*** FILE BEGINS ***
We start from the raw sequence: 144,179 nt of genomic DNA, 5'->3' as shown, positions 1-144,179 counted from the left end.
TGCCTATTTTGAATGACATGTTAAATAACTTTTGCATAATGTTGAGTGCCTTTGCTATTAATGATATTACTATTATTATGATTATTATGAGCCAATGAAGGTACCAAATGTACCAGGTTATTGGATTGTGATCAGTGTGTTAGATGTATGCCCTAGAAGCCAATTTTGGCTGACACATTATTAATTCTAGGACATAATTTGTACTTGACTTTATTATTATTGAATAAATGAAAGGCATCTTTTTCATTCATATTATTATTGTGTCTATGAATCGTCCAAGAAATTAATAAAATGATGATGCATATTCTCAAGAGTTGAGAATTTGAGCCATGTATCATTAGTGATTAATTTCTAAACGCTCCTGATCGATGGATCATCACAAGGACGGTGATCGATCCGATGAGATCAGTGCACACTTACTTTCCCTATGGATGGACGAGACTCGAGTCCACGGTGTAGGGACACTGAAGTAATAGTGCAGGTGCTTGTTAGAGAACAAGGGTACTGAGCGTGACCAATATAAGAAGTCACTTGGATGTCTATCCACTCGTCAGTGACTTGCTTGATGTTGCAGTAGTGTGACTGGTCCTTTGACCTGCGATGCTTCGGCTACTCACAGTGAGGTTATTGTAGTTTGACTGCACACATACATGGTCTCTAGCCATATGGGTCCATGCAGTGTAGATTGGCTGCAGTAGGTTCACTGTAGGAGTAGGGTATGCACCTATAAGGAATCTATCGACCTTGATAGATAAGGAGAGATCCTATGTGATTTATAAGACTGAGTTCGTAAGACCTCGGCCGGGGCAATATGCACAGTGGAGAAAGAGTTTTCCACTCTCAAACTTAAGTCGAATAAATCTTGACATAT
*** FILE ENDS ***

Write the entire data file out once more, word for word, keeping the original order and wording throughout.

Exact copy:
We start from the raw sequence: 144,179 nt of genomic DNA, 5'->3' as shown, positions 1-144,179 counted from the left end.
TGCCTATTTTGAATGACATGTTAAATAACTTTTGCATAATGTTGAGTGCCTTTGCTATTAATGATATTACTATTATTATGATTATTATGAGCCAATGAAGGTACCAAATGTACCAGGTTATTGGATTGTGATCAGTGTGTTAGATGTATGCCCTAGAAGCCAATTTTGGCTGACACATTATTAATTCTAGGACATAATTTGTACTTGACTTTATTATTATTGAATAAATGAAAGGCATCTTTTTCATTCATATTATTATTGTGTCTATGAATCGTCCAAGAAATTAATAAAATGATGATGCATATTCTCAAGAGTTGAGAATTTGAGCCATGTATCATTAGTGATTAATTTCTAAACGCTCCTGATCGATGGATCATCACAAGGACGGTGATCGATCCGATGAGATCAGTGCACACTTACTTTCCCTATGGATGGACGAGACTCGAGTCCACGGTGTAGGGACACTGAAGTAATAGTGCAGGTGCTTGTTAGAGAACAAGGGTACTGAGCGTGACCAATATAAGAAGTCACTTGGATGTCTATCCACTCGTCAGTGACTTGCTTGATGTTGCAGTAGTGTGACTGGTCCTTTGACCTGCGATGCTTCGGCTACTCACAGTGAGGTTATTGTAGTTTGACTGCACACATACATGGTCTCTAGCCATATGGGTCCATGCAGTGTAGATTGGCTGCAGTAGGTTCACTGTAGGAGTAGGGTATGCACCTATAAGGAATCTATCGACCTTGATAGATAAGGAGAGATCCTATGTGATTTATAAGACTGAGTTCGTAAGACCTCGGCCGGGGCAATATGCACAGTGGAGAAAGAGTTTTCCACTCTCAAACTTAAGTCGAATAAATCTTGACATAT